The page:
Believe it or not, there was a time when oysters were treated as free snacks to be handed out in bars. Now, oysters are some of the most expensive and luxurious foods on the market.
If you are a fan of oysters and have been frustrated at the escalating price that oysters come in, you might be wondering what makes oysters so expensive. Here is what I found!
Why Are Oysters So Expensive?
Oysters are expensive because of the immense gap between the demand and supply. In the past 100 years, the oyster population has dwindled drastically, and oysters are predicted to become rarer. Additionally, oysters take two years to mature; harvesting requires special equipment. Oysters need to be kept alive throughout storage and transportation.
If you are interested in learning more about the declining population and challenging procurement process of oysters, which drives up the oyster’s selling price, keep on reading!
1. Oysters Are In High Demand
The demand for oysters boomed in the 20th century, and there is nothing to suggest that consumer interest in oysters will wane in the coming years.
Moreover, the high demand for oysters coincided with the sudden drop in the oyster population due to factors like overfishing and water pollution.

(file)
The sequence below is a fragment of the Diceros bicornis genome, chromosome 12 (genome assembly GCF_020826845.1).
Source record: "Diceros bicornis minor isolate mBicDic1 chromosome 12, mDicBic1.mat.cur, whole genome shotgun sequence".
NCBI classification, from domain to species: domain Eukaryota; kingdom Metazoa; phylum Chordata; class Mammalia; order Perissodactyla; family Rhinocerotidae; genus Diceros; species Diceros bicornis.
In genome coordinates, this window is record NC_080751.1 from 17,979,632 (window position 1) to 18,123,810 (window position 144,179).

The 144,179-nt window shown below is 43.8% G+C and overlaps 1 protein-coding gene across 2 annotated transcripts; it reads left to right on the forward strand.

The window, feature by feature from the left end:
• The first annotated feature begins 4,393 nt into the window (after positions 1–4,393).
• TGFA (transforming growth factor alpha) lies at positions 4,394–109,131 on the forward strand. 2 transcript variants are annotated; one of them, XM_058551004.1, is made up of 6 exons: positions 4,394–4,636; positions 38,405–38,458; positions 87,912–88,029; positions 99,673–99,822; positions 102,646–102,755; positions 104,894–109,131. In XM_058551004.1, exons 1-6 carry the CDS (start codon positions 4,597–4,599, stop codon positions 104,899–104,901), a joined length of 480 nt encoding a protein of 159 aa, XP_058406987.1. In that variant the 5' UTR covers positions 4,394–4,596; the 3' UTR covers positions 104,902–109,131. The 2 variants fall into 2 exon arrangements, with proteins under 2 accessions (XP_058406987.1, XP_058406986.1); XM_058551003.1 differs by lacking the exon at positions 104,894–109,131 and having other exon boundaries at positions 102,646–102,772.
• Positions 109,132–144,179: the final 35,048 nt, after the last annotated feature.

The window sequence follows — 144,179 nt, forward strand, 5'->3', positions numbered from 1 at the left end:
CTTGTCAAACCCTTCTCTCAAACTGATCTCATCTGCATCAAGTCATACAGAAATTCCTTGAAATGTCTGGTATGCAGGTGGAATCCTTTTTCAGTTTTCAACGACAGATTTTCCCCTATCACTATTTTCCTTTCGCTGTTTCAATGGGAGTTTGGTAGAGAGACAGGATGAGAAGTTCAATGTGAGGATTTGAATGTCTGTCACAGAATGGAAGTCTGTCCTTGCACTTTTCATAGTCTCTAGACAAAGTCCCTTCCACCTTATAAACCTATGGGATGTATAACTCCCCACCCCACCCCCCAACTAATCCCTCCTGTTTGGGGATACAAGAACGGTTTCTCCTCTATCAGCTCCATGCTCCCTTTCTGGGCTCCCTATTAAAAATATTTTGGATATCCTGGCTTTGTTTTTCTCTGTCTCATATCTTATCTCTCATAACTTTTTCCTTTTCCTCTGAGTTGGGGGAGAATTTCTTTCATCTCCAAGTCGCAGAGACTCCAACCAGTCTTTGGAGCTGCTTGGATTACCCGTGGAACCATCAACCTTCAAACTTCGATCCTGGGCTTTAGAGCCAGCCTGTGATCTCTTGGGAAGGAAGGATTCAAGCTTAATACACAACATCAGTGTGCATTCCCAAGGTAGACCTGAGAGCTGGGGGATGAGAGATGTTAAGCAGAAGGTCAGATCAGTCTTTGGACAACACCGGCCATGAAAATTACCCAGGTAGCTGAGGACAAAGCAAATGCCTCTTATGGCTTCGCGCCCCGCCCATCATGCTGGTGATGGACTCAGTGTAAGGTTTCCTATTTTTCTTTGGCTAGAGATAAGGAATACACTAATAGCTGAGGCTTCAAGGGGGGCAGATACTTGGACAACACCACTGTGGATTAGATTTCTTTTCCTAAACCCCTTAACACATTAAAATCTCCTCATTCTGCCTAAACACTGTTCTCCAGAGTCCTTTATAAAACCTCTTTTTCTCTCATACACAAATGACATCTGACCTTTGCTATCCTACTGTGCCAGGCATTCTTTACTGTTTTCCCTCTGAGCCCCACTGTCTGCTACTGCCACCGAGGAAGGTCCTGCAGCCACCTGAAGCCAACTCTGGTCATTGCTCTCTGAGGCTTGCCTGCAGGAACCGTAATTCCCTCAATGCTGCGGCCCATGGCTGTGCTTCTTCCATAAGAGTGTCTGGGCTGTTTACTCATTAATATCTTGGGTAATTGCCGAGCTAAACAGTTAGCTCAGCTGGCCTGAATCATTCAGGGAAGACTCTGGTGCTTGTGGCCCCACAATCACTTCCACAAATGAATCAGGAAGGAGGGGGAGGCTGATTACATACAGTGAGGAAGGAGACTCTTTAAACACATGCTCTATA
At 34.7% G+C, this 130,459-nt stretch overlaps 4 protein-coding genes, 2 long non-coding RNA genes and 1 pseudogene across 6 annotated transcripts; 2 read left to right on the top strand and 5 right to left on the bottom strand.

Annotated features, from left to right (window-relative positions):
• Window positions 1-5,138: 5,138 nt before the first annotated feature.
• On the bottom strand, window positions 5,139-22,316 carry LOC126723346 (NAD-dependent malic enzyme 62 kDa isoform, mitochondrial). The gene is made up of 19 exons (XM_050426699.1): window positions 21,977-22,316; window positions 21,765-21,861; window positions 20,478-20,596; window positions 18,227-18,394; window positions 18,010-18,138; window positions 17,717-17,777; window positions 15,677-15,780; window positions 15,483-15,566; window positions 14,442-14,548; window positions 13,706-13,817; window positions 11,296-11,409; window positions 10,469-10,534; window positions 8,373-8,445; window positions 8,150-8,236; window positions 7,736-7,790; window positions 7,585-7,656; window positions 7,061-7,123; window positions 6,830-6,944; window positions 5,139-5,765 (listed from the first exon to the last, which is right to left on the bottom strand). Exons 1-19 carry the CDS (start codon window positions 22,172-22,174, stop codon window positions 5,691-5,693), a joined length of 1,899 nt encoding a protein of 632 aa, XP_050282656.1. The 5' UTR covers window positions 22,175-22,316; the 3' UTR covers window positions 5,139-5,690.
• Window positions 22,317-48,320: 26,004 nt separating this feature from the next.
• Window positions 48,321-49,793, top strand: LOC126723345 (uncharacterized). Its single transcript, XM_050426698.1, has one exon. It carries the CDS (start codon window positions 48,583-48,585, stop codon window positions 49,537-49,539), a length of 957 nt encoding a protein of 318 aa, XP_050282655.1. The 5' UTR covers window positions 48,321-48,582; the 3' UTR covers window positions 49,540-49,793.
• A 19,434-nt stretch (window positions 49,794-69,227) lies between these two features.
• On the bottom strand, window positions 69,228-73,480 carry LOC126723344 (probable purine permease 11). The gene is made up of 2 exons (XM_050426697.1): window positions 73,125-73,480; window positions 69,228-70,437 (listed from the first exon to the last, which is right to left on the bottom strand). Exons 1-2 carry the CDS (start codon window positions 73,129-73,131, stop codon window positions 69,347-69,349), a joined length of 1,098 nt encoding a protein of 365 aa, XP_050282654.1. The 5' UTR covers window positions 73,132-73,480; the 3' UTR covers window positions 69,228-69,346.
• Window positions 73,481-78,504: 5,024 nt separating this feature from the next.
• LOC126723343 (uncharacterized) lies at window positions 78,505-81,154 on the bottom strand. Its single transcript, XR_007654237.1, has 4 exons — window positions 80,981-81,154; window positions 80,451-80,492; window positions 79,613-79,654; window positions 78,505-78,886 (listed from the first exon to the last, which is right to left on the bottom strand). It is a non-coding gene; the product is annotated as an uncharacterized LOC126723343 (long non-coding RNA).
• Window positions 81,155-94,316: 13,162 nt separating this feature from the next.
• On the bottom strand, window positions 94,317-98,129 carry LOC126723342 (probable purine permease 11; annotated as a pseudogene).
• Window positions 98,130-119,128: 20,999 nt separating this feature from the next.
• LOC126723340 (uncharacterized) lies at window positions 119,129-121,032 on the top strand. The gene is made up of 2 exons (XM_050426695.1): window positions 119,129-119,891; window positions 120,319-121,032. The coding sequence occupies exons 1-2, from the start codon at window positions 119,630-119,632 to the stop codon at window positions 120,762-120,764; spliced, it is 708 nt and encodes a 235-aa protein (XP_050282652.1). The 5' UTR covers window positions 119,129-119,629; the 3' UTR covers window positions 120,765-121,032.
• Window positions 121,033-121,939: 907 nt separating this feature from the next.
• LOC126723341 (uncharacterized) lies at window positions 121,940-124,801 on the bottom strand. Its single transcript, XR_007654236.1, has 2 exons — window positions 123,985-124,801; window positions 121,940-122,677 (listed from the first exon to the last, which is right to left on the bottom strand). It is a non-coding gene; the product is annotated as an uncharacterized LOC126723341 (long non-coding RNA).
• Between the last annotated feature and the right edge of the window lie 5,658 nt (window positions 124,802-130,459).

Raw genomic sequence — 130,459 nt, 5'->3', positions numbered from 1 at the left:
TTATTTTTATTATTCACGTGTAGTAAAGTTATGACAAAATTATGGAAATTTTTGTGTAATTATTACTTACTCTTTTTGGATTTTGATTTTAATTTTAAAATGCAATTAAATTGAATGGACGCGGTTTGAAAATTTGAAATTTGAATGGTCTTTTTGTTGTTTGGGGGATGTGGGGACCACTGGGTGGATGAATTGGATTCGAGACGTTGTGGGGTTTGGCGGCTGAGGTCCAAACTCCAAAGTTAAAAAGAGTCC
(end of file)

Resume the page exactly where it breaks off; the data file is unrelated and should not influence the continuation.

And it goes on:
Therefore, with the increasing scarcity of oysters, it is only natural that farmers, distributors, and restaurants are selling oysters at extravagant prices.
2. Oyster Population Is In A Steep Decline
At the onset of the 20th century, the oyster population suffered a steep decline and still does to this day.
For example, a recent study showed that around 85% of oyster reefs globally have died in the past century, and those that remain cannot function as ecosystems anymore.
Consequently, this makes oyster fishing and farming more costly and laborious; to compensate, oysters are sold at a high price.
3. Oysters Grow In A Specific Environment
With the death of oyster reefs, the only solution was to develop oyster farms that replicate the ecosystems where oysters thrive.
Also, apart from recreating the saltwater environment and rocky terrain that oysters love, farmers need to keep the oysters’ surroundings as clean as possible.
Further, producing these ecosystems and maintaining them requires the input of specialists and the assistance of top-grade equipment, hence driving up the cost of oysters.
4. Oysters Take Years To Mature
Oysters grow at varying paces, but most oysters achieve full maturity after one to two years. Also, harvesting oysters any sooner can make them unsuitable for consumption.
Further, during the 18 to 24-month wait, the oysters use up large amounts of the farm’s time and resources.
Therefore, to cover the high entry point of oysters and secure a profit, farmers need to sell oysters for a high cost.
5. Harvesting Oysters Require Special Tools And Methods
Regardless of where oysters are sourced, harvesting oysters requires special tools and methods to be done successfully.
That said, any less precision in their manner of procurement and the oysters are at risk of getting damaged or dying altogether.
When damaged or dead, oysters cannot be sold, which is why fishers and farmers invest in the right tools and experts, and the oyster’s selling price covers these costs.
6. Oysters Require Depurating